# Formulation of CRS (EPSG2438 to EPSG4326) conversion in Excel

I have about 14000 points with coordinates EPSG2438 and want to convert the coordinates into WGS84 (EPSG4326). I want to know that is there a way to make Excel formula to convert these coordinates. In QGIS (and I suppose in other GIS packages as well) when we want to change CRS, we can see certain information associated with each EPSG. For Example for EPSG4326

``````Extent: -180.00, -90.00, 180.00, 90.00
Proj4: +proj=longlat +datum=WGS84 +no_defs
``````

and for EPSG2438

``````Extent: 121.50, 28.22, 124.50, 53.56
Proj4: +proj=tmerc +lat_0=0 +lon_0=123 +k=1 +x_0=500000 +y_0=0 +ellps=krass
+towgs84=15.8,-154.4,-82.3,0,0,0,0 +units=m +no_defs
``````

Can this associated information be used to convert from EPSG2438 to EPSG4326 and vice versa?

• it would be easiest to use ogr2ogr on a csv file – Ian Turton Nov 26 '18 at 8:53
• This seems promising and more convenient. But I am confused by the complex syntex of this command line took. – datakeen Nov 26 '18 at 19:05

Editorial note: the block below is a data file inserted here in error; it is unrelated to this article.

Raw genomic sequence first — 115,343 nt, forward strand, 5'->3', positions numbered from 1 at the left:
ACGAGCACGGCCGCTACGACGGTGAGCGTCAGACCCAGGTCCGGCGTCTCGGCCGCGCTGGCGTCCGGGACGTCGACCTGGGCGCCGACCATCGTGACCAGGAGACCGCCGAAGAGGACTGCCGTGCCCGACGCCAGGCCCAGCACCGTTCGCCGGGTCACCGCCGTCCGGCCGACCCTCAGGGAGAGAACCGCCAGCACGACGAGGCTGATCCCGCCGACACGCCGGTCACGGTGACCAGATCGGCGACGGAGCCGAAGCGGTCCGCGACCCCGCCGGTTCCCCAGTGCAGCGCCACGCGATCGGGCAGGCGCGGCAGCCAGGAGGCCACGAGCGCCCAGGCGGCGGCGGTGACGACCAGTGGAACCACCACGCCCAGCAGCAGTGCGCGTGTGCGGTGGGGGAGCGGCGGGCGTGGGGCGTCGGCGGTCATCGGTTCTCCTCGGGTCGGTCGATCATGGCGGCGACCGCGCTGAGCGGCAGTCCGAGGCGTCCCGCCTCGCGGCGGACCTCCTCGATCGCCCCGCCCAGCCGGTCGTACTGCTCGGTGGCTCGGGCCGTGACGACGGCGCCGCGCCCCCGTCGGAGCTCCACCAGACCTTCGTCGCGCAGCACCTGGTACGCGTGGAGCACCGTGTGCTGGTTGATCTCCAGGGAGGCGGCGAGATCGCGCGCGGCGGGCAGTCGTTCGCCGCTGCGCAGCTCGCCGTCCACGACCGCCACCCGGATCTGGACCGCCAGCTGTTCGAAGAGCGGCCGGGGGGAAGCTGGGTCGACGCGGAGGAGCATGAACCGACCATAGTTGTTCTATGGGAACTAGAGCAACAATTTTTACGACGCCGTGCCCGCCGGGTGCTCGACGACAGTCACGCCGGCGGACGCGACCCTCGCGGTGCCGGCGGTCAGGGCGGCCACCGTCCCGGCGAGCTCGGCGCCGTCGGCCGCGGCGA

• Thank you all for giving a hand for help. I finally landed on Surfer 13 for the conversion. For the benefit of others who are not proficient with command line tool like ogr2ogr or through other complex methods, I am writing it here. Open your CSV or spreadsheet, containing coordinates data, using File|Open. Then go to Data|Coordinate System|New Projected Coordinates. Rest of things are straightforward. Just choose source X and Y columns, Target (empty) columns for converted X and Y. Also choose source source and target Coordinate Systems and press OK. – datakeen Nov 27 '18 at 15:33

QGIS uses a package called "PROJ4" to do the computation based on those coordinate reference specifications. The mathematics of transforming from X-Y coordinates to lat-long on an ellipsoid based on wrapping a cylinder round the Earth (which is what `+proj=tmerc` means, basically) are quite complicated.
But as mentioned in comments, saving as a CSV and using `ogr2ogr` or using QGIS might be easier.